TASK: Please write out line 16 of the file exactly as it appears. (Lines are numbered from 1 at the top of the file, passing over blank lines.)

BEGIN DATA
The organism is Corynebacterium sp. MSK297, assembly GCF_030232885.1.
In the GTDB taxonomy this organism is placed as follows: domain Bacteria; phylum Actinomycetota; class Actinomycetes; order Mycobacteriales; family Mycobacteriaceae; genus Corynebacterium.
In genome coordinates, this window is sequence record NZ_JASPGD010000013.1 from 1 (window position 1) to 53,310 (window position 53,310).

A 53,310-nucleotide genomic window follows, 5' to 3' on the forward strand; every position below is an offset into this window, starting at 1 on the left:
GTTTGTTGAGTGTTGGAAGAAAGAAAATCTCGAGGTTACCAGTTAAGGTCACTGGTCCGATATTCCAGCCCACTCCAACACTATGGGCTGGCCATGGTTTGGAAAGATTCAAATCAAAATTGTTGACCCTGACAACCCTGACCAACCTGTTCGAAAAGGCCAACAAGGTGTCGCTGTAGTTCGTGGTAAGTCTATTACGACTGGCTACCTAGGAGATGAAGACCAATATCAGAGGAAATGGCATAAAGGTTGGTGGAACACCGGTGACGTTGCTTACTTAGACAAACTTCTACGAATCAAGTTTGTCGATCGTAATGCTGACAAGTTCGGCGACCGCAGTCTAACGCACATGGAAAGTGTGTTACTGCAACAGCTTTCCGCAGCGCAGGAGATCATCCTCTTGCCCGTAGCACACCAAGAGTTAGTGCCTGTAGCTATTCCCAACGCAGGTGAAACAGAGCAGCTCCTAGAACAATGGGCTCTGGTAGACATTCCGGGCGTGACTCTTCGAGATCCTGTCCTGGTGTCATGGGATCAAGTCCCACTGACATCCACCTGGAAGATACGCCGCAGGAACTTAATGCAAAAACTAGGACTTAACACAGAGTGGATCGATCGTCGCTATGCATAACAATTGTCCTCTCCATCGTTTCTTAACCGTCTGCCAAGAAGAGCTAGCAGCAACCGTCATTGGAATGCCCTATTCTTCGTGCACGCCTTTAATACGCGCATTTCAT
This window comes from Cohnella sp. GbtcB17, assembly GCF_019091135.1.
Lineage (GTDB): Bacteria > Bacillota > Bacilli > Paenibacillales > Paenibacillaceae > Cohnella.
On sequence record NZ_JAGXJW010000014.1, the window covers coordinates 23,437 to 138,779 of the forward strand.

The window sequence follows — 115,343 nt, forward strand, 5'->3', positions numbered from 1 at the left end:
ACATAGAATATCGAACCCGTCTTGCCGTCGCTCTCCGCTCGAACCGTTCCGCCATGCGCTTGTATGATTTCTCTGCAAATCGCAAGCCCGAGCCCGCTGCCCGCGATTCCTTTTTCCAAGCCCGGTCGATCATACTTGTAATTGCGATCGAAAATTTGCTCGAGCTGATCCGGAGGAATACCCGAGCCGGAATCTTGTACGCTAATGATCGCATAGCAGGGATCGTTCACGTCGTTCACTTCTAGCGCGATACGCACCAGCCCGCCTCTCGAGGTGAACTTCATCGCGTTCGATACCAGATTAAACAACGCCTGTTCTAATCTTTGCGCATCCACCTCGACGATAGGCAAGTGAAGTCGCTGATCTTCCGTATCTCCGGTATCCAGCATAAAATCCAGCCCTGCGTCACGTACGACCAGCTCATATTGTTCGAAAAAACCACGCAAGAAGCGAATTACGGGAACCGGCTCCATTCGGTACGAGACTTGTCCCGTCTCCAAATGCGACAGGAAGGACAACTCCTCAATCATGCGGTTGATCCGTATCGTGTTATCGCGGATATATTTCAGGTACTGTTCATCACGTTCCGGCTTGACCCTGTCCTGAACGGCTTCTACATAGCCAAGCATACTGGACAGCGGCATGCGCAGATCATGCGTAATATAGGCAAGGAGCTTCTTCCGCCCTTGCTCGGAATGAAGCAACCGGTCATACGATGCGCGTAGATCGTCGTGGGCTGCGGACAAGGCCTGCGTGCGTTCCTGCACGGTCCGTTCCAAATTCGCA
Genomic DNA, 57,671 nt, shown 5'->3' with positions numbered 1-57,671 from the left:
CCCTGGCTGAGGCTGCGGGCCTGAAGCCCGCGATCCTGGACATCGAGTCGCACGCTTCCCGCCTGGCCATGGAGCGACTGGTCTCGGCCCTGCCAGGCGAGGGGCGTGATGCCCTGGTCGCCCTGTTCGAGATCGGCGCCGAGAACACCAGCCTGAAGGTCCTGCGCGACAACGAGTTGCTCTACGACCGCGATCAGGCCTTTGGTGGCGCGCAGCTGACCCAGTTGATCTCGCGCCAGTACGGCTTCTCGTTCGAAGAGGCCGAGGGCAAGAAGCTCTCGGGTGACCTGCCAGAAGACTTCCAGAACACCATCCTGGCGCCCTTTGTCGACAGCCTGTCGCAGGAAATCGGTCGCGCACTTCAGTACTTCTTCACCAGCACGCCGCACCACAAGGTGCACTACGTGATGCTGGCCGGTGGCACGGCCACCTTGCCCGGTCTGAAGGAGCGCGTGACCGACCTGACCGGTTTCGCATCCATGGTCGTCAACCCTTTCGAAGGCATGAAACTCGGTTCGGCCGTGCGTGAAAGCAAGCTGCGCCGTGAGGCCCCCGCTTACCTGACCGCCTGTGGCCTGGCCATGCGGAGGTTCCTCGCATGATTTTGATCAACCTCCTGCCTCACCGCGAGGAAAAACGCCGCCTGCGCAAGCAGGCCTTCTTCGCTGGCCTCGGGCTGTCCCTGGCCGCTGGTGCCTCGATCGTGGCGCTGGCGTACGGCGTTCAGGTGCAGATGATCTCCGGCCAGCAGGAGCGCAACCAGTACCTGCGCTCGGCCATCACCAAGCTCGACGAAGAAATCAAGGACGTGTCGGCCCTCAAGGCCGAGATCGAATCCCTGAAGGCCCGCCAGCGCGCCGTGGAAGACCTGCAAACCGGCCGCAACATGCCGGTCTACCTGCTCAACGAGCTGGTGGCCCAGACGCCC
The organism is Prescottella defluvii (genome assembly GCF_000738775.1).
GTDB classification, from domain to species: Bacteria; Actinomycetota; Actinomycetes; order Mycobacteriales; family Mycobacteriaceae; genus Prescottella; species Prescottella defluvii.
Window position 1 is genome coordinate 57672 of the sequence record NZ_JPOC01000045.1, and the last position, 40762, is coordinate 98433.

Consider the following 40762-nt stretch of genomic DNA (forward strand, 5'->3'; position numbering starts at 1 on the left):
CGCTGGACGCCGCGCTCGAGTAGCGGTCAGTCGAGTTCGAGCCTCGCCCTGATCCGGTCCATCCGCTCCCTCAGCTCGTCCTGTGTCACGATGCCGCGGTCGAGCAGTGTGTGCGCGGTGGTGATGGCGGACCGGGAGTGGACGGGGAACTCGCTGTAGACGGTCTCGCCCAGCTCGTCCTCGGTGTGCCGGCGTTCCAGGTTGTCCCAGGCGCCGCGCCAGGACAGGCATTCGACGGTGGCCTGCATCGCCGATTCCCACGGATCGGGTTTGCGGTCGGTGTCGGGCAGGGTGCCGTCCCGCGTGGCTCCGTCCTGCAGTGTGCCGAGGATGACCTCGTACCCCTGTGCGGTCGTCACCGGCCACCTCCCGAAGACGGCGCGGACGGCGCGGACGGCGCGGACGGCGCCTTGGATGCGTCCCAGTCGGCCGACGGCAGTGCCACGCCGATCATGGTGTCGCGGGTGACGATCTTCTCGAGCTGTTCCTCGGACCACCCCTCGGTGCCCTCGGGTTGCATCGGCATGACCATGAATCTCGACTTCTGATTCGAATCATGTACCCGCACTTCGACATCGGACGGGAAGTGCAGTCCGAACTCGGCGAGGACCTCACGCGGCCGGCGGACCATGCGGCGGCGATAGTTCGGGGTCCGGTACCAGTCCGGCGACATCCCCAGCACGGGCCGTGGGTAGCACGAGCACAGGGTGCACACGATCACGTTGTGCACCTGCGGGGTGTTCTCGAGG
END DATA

Consider the following 40762-nt stretch of genomic DNA (forward strand, 5'->3'; position numbering starts at 1 on the left):